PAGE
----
Debtor sought to reopen his case to add a previously unlisted creditor and subsequently enforce the discharge injunction against that creditor. The Court concluded that the real issue was whether the creditor was subject to the discharge injunction. Because allowing the Debtor to reopen his case to add the creditor would not answer that question, the court denied Debtor’s motion to reopen.
The Middle District of Georgia offers opinions in PDF format, listed by year and judge. For a more detailed search, enter the keyword or case number in the search box above.
Please note: These opinions are not a complete inventory of all judges' decisions and are not documents of record. Official court records are available at the clerk's office.
Judge James D. Walker Jr. (Retired)
Robert F. Hershner, Jr. (Retired)
The debtor's counsel failed to file a timely response to an objection to discharge. The Court entered an order denying the debtor's discharge. The debtor, pro se, moved the Court to reconsider its order. The debtor's counsel thought that the debtor had obtained other counsel to represent her in the adversary proceeding. The Court noted that counsel had failed to ensure that a response to the complaint objecting to discharge had been filed. The Court held that it could not consider debtor's motion for reconsideration because the motion was filed more than ten days after entry of the order denying her discharge.
Debtor's attorney abandoned client and failed to file response to complaint objecting to discharge. Debtor moved pro se for reconsideration of order that denied Debtor's discharge. Court held that it did not have jurisdiction to hear Debtor's motion because the motion was filed more than ten days after entry of order denying discharge.
Movant's counsel failed to file a timely notice of appeal or motion to extend the time to file a notice of appeal. Counsel mistakenly relied upon Federal Rules of Civil Procedure (6)(a) rather than Federal Rules of Bankruptcy Procedure 9006(a) when calculating time period for filing notice of appeal. Court held that counsel's mistake was not excusable neglect.
The attorneys for Chapter 7 debtor filed an application for attorney's fees, contending that their services benefited the estate. The Court held that an attorney who has represented the Chapter 7 debtor is not entitled to compensation from the estate unless the Court has approved the attorney's appointment for a specified special purpose under 11 U.S.C.A. section 327(e). The Court dismissed, without prejudice, the application so that the attorneys could seek special appointment and, if appointed, file an application for attorney's fees in accordance with applicable standards.
Plaintiff filed discovery requests, including Request for Admissions, prior to conference required by Federal Rules of Civil Procedure 26(f). Defendant failed to respond to the Request for Admissions. The Court held that Plaintiff's Request for Admissions was not served in accordance with requirements of Rule 26(d) and that the Defendant cannot be deemed to have admitted any matters contained therein. The Request for Admissions was stricken from the record and the Plaintiff must start over with all its discovery.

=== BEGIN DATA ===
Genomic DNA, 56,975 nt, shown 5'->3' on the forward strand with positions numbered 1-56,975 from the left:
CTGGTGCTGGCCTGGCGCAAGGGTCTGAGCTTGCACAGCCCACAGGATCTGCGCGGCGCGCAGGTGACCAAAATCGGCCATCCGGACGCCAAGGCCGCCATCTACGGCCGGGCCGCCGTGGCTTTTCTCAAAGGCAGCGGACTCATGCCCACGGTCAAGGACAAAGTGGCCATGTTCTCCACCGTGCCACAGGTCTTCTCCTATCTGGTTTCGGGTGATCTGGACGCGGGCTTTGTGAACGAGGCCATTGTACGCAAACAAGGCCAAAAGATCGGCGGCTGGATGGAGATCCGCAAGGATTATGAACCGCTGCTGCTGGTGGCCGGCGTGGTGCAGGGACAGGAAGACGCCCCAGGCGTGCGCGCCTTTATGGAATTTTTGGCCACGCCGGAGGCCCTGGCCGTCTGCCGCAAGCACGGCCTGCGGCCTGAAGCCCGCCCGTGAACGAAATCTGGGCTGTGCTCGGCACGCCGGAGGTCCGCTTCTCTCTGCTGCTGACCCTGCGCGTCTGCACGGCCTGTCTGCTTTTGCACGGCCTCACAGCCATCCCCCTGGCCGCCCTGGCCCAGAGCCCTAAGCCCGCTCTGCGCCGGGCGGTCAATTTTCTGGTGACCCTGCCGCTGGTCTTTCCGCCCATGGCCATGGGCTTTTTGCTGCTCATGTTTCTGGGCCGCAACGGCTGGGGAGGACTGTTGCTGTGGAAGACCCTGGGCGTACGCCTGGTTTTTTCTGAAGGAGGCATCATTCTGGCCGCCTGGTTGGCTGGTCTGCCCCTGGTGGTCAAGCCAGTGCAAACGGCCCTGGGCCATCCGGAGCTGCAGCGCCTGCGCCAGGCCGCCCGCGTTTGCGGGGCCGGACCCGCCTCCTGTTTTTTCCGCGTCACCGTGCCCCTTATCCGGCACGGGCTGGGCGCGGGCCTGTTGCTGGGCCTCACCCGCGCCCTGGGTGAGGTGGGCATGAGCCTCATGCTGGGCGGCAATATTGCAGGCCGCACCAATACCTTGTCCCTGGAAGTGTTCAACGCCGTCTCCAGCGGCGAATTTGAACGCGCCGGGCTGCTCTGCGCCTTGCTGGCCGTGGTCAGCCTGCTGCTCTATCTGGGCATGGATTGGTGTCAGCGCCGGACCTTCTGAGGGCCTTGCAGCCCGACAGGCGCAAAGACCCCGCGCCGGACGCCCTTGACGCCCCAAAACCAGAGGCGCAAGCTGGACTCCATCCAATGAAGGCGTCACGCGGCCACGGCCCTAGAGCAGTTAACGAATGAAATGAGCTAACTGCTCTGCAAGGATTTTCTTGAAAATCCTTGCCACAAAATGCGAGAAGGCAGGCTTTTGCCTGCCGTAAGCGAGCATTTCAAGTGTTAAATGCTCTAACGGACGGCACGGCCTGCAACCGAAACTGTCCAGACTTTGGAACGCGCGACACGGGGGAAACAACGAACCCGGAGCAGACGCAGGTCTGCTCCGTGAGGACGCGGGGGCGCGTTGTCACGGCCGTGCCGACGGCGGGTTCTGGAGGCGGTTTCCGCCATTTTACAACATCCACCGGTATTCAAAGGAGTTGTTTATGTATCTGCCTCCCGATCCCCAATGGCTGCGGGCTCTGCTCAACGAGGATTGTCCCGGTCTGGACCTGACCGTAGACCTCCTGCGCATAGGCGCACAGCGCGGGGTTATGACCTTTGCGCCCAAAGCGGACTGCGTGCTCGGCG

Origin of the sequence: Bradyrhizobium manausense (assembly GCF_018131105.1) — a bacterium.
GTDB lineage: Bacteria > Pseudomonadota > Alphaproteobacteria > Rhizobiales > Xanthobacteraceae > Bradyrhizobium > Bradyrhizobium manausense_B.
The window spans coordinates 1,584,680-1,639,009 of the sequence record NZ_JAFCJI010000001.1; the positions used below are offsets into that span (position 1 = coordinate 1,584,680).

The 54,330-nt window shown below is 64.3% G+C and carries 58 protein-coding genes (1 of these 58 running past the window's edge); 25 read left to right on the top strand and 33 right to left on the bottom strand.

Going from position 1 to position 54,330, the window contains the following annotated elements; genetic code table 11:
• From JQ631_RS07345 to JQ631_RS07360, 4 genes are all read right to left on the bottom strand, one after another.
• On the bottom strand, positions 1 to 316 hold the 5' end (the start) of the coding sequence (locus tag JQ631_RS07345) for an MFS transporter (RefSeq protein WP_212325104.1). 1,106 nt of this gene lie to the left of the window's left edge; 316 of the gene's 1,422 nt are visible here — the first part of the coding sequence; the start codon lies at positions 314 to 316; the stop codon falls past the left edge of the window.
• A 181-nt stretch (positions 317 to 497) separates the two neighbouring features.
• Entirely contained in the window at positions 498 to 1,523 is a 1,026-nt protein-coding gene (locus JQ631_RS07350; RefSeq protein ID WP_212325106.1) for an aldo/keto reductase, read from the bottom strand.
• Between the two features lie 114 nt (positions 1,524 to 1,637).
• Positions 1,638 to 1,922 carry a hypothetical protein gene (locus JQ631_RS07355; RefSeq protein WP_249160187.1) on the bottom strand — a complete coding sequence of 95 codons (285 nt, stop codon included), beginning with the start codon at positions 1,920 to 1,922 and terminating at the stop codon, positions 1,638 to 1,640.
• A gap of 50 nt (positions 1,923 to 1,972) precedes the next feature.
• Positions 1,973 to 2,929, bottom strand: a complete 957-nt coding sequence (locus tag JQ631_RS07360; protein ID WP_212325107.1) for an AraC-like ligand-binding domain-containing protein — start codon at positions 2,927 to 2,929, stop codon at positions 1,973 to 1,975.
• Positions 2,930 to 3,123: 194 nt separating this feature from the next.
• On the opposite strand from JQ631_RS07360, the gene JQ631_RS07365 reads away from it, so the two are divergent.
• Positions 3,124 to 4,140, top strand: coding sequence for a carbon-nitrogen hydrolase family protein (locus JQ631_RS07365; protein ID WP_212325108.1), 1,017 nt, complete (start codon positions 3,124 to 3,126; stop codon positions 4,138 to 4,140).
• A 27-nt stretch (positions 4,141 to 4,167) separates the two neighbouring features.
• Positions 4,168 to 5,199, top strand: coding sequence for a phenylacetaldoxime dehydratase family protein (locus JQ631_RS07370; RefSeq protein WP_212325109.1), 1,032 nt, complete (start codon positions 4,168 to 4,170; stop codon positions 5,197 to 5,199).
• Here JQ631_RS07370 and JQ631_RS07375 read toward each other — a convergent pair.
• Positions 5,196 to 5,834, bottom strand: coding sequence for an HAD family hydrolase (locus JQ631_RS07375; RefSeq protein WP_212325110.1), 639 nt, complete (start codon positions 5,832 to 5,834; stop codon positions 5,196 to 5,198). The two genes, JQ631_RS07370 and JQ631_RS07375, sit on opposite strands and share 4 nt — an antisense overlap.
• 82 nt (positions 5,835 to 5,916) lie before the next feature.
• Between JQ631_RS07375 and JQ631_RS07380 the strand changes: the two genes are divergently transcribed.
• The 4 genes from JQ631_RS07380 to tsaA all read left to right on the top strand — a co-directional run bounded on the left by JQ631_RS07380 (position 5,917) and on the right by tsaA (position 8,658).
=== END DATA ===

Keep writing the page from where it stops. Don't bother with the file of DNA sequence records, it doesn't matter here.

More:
Judge John T. Laney, III
The court denied the motion of Southwest Georgia Bank ("SWGA") for relief from the automatic stay and SWGA’s motion to dismiss the case. In a prior Chapter 11 case, Debtor consented to a plan provision whereby he would not oppose relief from stay in any subsequent case that he might file within five years. The court held that such waivers of the automatic stay are enforceable, however, they not per se enforceable and must be evaluated on a case-by-case basis. In this case, the court found that others factors outweighed Debtor’s waiver. Therefore, the court denied SWGA’s motion for relief conditioned on Debtor’s strict compliance to payments to SWGA. As to SWGA’s motion to dismiss the case, the court found no evidence of bad faith and therefore, denied that motion.
As to the issue of which law should apply to the validity and priority of liens on the property central to the adversary proceeding, the court held that the law of the Czech Republic is the controlling law. Pursuant to the Convention on the International Recognition of Rights in Aircraft, 4 U.S.T. 1830, the law of the country where the aircraft is registered is the law which governs property rights in aircraft. No party disputes that the subject aircraft is registered in the Czech Republic.
In a trial to determine the validity, priority and extent of liens between competing parties, the court had previously ruled that the law of the Czech Republic was to govern the issues in this trial. Because the party which had the burden to prove foreign law under Rule 44.1 of the Federal Rules of Civil Procedure failed to meet its burden, the court held that party had no interest in the subject property.
Answering the question whether a debtor’s car that had been repossessed just prior to the debtor filing Chapter 13 bankruptcy was property of the bankruptcy estate, the court analyzed a new 11th Circuit Court of Appeals case, Bell-Tel Federal Credit Union v. Kalter (In re Kalter), 292 F.3d 1350 (11th Cir 2002), regarding Florida law. Upon reconsidering its opinion in American Honda Finance Corp. v. Littleton (In re Littleton), 220 B.R. 710 (Bankr. M.D. Ga. 1998), the court held that Georgia case law provides direction on this issue. Thus, In re Kalter is not controlling as applied to Georgia law and the repossessed car is property of the bankruptcy estate.